Dave Atkinson, UK head of manufacturing at Lloyds Bank
Manufacturers in the Midlands have every reason to be optimistic about the year ahead, says Dave Atkinson, UK head of manufacturing at Lloyds Bank. He tells Bryce Wilcock why now is as good a time as ever to go for growth.
Growth hungry manufacturers in the West Midlands should take note of Dave Atkinson’s name. As Lloyds Bank’s UK head of manufacturing he has helped facilitate in excess of £4bn worth of financial support to British manufacturers over the past four years. And as the UK looks forward to post-Brexit Britain, there has never been a better time for manufacturers to go for growth. The falling value of the pound has proved a major boon for exporters, in turn, order books are swelling.
“We’ve seen a buoyant trend and mood over the past few months across the manufacturing sector,” Atkinson says. “We’ve seen order books grow as optimism continues to rise and we’re seeing businesses who would have never thought about exporting now capitalising on overseas opportunities due to the weakening of the pound.
“We’ve also seen confidence rise after the UK’s decision to leave the European Union (EU), which initially created mass uncertainty amongst all sectors. However, having worked with manufacturers for 30 years now, the one thing I’ve noticed is their amazing agility when faced with uncertainty.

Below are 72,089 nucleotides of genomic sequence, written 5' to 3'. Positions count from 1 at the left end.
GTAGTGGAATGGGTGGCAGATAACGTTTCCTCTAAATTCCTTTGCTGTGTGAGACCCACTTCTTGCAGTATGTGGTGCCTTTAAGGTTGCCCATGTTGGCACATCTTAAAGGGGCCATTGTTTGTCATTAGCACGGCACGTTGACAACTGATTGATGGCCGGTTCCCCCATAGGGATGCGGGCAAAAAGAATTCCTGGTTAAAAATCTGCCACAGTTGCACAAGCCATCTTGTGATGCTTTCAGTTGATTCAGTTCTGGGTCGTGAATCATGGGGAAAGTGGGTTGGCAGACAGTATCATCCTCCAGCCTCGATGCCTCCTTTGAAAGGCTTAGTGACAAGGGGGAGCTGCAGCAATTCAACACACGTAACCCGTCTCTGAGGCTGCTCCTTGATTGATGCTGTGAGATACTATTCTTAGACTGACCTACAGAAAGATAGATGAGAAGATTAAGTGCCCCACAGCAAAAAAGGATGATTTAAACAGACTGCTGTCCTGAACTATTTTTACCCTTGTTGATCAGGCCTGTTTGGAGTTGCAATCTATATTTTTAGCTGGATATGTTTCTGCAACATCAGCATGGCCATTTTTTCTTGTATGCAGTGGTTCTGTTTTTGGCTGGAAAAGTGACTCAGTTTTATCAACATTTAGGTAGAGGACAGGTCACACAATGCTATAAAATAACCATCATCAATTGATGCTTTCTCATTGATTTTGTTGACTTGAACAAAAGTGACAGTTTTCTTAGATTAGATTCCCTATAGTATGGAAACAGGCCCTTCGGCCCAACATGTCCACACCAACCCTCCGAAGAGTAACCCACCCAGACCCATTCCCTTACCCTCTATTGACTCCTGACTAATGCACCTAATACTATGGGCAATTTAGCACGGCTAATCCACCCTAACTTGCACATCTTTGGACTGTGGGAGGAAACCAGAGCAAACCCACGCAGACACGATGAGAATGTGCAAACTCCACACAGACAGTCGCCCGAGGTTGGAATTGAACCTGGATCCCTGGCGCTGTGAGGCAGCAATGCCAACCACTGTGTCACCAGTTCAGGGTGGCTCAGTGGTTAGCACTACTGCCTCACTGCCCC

“Regardless of where the uncertainty originates from, they knuckle down, and they find a way to deal with it. Uncertainty is a big part of a small or medium-sezed enterprise’s (SMEs) growth. It’s a challenging world out there and they are faced with challenges every day of the week.
“I think they’ve just knuckled down and said, ‘you know what, we recognise there’s an opportunity here, we recognise there’s an opportunity if we invest and we recognise there’s an opportunity to create new jobs.’
“The sector has done that really well and a third of manufacturing firms who participated in our latest Business in Britain report said they were looking to step up investment this year and around a quarter were looking to create jobs.”
But, whilst Atkinson and his team are enthused about the growth potential following Britain’s decision to withdraw from the EU, he is also acutely aware of the challenges that manufacturers face. He says: “Whenever there is a movement in currency markets there are winners and losers. For those who are importers of their raw materials, they’ll face the challenges of increasing costs. Another challenge is the ongoing uncertainty surrounding the decision to leave the EU, which will naturally impact some more than others.”
However, as head of manufacturing, Atkinson’s remit isn’t just to help provide financial support to manufacturers, but to build relationships and work with industry bodies to help drive growth across the sector. A great example of this is the Advanced Manufacturing Training Centre (AMTC) in Coventry, which has been designed to help plug the skills gap by providing premium training for the next generation of engineers and technicians in the Midlands.
Joining the Department for Business, Energy & Industrial Strategy, Lloyds Bank is the largest private sector contributor to the centre and is contributing £5m over a five-year period as part of its commitment to support the UK manufacturing industry and to help tackle the sector’s shortfall in skills.